Mussina finished fourth in the AL in ERA in both 1994 and -95 (3.04 and 3.29, respectively), with fourth- and third-place finishes in WAR (5.4 and 6.1, respectively). He also led the AL in wins (19) and walk rate (2.0 per nine) in 1995 for the only times in his career but finished just fifth in the Cy Young balloting — not that he had any business winning over Randy Johnson (18–2, 2.48 ERA, 8.6 WAR). The Orioles were 63–49 in 1994, positioned to challenge for the new Wild Card spot, when the strike hit, but finished just 71–73 the following year.

In 1996, under new manager Davey Johnson, a star-studded cast featuring future Hall of Famers Roberto Alomar, Eddie Murray, and Cal Ripken, as well as Brady Anderson, Rafael Palmeiro and more, came together to win 88 games and the AL Wild Card. With a gaudy 6.7 runs per game of offensive support offsetting his 4.81 ERA (still good for a 103 ERA+), Mussina again notched 19 wins. He also struck out 204 hitters, fourth in the league and his first of four times reaching the 200-K plateau. In his first taste of playoff action, he wasn’t particularly effective, allowing a combined nine runs in 13.2 innings against the Indians in the Division Series and the Yankees in the ALCS.

In 1997, Mussina improved to a 3.20 ERA (sixth in the league) and 218 strikeouts (fourth) in 224.2 innings as the Orioles stormed to 98 wins and their first division title in 14 years. Stellar in the playoffs, he pitched to a 1.24 ERA in four starts, striking out 41 — the most by a pitcher in a single postseason without reaching the World Series — in 29 innings. Facing the Mariners in the Division Series, he out-dueled the Big Unit in both Games 1 and 4, administering the coup de grâce with a combined two-hitter in the latter. In his coverage for SI, Verducci harped on Mussina’s repeated failure to win 20 games but wrote approvingly of his pitching style: “What makes Mussina so difficult to hit is that he morphs the best qualities of a power pitcher and a finesse pitcher. At times he blew his fastball at 93 mph past Seattle. Other times he dropped in knuckle curves when he was behind on the count.”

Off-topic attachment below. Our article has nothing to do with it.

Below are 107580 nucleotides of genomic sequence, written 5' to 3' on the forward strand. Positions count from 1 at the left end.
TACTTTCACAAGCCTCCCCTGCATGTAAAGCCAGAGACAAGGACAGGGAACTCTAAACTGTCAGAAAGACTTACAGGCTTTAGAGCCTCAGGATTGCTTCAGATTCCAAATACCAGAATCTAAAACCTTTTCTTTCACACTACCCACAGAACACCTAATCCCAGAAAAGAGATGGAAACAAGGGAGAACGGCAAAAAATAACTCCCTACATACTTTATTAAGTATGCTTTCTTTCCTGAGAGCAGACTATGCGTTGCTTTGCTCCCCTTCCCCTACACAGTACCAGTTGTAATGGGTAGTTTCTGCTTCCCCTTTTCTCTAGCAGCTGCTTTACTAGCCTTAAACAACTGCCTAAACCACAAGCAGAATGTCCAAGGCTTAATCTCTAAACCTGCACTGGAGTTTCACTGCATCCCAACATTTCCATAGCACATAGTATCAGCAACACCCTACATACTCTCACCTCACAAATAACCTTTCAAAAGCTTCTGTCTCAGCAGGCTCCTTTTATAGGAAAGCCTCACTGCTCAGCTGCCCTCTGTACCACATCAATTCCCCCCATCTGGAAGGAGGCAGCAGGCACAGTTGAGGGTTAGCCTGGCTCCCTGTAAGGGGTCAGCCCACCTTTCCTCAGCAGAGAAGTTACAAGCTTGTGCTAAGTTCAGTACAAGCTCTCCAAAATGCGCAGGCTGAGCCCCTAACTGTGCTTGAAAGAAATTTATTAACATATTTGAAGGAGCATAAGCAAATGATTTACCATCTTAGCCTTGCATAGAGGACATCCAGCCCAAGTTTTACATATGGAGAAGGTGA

Facing the Indians in Game 3 of the ALCS, Mussina was even more brilliant, whiffing an LCS record 15 batters over seven innings and allowing just three hits and one run.

Even so, the Orioles lost 2–1 in 12 innings when Marquis Grissom stole home with the winning run. Similarly agonizing was Mussina winding up on the short end in Game 6 despite eight innings of one-hit shutout ball. The two teams remained deadlocked until the top of the 11th, when Armando Benitez served up what proved to be a pennant-clinching solo homer by Cleveland’s Tony Fernandez.

Mussina had signed a below-market three-year, $21.5 million contract extension in May 1997, and despite the Orioles falling short that fall, their future looked bright. Alas, a feud with owner Peter Angelos led Johnson to resign the same day he won AL Manager of the Year honors. The O’s wouldn’t post a winning season again until 2012. Mussina played out the string as Baltimore collapsed into 70-something win ignominy, averaging 216 innings with a 3.60 ERA (129 ERA+), 5.0 WAR and his typically stellar 4.0 strikeout-to-walk ratio from 1998-2000. He finished second in the Cy Young voting in 1999, the best showing of his career, but Martinez (23-4, 2.07 ERA, 243 ERA+) deservedly won unanimously.